As a physician I used to try and teach medical students that any well trained monkey can read a few books and do a particular thing in a particular situation, it is however extremely essential that you determine what the situation is and no one understands the situation better than your client or patient. I spoke to a couple of attorneys at D&S, initially with someone who took my call and then Steve who was assigned to me and it was impressive that they really tried to get what I was trying to convey, what my special and unique situation was (and whose isn’t?) and what I wanted.

Shock and Awe: At Dell & Schaefer they don’t go in halfway prepared. Their philosophy is to get well prepared and go in guns blazing. They will make you work on your mission until all anticipated difficulties have a contingency plan before even the adversary is intimated of the challenge. I believe it was Sun Tzu who said that the best battles are won before they are fought. Frequently you are a small David pitted against a Goliath adversary with deep pockets and a much larger time horizon. But you do have an advantage, that of time for preparation. The adversary does not know of the battle until you tell them and then the clock starts ticking. At Dell & Schaefer they make full use of your advantage by preparing your case with utmost thoroughness before the engagement.

Art of the possible: Legal action, just like life, is the art of the possible. I have dealt with 5 other attorneys in my career and only one of them apart from Dell & Schaefer understood this. A professional’s job is to tell you what the score is, what possibly can occur in the future and what measures can be taken to favorably change the future. And the last one is possibly the most vital. You don’t want your attorneys telling you all the time why things cannot be done, how laws are stacked against you, how global warming is melting the icecaps, how the oil is running out and how dogs sometimes eat homework assignments. You want them taxing their brains to see what can be done in best manner possible, so the future, which is not yet written, changes favorably for you. Attorneys at D&S get this and consciously incorporate it in their work ethic.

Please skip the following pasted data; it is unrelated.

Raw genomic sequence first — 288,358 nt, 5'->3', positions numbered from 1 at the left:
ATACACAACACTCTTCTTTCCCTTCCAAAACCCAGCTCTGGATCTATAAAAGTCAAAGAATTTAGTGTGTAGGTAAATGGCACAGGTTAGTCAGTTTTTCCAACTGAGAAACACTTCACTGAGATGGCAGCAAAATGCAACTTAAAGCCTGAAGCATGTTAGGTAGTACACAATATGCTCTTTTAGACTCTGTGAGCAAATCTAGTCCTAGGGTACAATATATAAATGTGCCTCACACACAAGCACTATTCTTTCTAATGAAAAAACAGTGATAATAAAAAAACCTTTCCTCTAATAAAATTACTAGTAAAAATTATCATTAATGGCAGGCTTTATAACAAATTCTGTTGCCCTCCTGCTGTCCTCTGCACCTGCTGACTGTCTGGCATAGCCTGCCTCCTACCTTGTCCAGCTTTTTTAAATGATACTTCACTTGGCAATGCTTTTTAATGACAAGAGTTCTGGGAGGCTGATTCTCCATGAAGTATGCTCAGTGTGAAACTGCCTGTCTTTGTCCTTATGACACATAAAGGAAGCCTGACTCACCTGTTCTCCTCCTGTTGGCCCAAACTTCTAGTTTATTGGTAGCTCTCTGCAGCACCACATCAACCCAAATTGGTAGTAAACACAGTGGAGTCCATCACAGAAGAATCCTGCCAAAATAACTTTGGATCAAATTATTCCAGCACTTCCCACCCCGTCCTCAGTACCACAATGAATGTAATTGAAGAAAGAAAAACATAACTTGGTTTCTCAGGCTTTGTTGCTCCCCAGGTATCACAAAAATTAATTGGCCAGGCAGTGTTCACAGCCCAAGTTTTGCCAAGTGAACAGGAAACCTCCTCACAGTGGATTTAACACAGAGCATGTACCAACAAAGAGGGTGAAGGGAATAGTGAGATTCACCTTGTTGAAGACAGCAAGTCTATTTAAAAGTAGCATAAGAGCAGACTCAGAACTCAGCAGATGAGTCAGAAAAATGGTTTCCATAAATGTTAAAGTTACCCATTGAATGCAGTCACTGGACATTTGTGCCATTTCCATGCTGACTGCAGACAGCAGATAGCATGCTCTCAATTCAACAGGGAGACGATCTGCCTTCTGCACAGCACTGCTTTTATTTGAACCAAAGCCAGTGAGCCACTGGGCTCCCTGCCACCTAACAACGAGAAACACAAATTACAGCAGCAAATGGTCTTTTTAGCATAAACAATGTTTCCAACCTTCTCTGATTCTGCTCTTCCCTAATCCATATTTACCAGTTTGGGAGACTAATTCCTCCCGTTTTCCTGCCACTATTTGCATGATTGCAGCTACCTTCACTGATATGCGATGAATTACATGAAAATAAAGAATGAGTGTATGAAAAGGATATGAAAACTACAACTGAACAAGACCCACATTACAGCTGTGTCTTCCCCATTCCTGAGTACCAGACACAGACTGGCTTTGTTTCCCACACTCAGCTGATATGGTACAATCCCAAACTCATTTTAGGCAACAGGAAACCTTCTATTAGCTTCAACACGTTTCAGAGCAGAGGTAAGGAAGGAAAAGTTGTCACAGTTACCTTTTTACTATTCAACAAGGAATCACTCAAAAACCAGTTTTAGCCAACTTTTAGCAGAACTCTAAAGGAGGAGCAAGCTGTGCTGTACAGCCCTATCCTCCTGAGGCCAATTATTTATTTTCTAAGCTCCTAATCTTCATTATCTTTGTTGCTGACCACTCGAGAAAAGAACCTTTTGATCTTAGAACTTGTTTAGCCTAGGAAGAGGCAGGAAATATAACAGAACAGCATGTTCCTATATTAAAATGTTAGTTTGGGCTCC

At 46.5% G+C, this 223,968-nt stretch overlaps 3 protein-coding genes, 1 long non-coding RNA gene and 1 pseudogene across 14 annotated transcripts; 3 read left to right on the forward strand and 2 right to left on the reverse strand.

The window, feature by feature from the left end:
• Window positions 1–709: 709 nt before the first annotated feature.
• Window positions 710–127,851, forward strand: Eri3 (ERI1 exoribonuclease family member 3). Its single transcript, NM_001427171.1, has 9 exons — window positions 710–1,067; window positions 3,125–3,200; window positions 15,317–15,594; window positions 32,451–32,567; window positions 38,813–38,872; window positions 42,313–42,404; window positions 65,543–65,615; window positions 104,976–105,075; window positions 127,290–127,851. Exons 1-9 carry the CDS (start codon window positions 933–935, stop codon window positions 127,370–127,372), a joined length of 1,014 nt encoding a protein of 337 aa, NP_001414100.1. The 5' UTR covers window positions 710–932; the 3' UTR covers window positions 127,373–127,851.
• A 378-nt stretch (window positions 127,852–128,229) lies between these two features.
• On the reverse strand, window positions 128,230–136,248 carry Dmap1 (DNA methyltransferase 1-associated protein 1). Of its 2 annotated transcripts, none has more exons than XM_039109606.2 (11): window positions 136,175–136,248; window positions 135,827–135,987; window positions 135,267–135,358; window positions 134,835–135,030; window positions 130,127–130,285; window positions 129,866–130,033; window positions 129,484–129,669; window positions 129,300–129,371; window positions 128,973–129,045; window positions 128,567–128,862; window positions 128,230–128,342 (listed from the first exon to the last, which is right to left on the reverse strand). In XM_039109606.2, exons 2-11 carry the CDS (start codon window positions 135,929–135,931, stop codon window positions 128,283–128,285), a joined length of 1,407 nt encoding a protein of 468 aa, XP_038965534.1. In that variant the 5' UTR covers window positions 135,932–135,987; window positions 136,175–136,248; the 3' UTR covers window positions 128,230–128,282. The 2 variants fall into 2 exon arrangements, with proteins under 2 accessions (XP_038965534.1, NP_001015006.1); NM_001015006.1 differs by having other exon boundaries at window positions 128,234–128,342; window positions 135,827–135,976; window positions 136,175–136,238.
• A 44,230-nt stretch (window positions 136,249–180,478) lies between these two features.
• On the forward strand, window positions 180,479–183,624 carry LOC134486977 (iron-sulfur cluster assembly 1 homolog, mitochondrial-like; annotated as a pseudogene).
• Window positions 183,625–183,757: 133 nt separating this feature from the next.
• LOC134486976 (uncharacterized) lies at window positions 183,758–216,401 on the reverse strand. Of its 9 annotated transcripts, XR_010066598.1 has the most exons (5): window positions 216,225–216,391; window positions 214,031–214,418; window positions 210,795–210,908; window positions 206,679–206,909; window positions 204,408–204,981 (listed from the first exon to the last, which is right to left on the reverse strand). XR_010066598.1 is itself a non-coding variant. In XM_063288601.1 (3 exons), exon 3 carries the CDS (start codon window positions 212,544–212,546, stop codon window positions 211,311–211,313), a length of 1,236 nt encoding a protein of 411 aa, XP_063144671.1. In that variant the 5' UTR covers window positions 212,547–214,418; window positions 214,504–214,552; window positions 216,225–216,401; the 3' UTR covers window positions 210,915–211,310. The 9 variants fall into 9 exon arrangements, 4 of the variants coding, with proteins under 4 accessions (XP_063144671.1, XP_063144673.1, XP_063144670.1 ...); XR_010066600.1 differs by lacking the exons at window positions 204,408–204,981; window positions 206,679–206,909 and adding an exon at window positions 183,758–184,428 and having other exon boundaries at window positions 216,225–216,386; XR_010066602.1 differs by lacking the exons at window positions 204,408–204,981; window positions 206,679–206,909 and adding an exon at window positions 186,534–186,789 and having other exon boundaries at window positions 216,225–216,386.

They say that there are four professionals in your life who should also be your friends. Doctor, Lawyer, Accountant and Banker. There is a deeper side to this sound bite that some people get and some don’t. I live at the other end of the country from where Dell & Schaefer work and play, but the world is small and getting smaller and perhaps someday I can add to my stock of friends.

***** 5 stars based on 202 reviews

Speak With An Attorney Now

Request a free legal consultation: Call 800-682-8331 or Email Us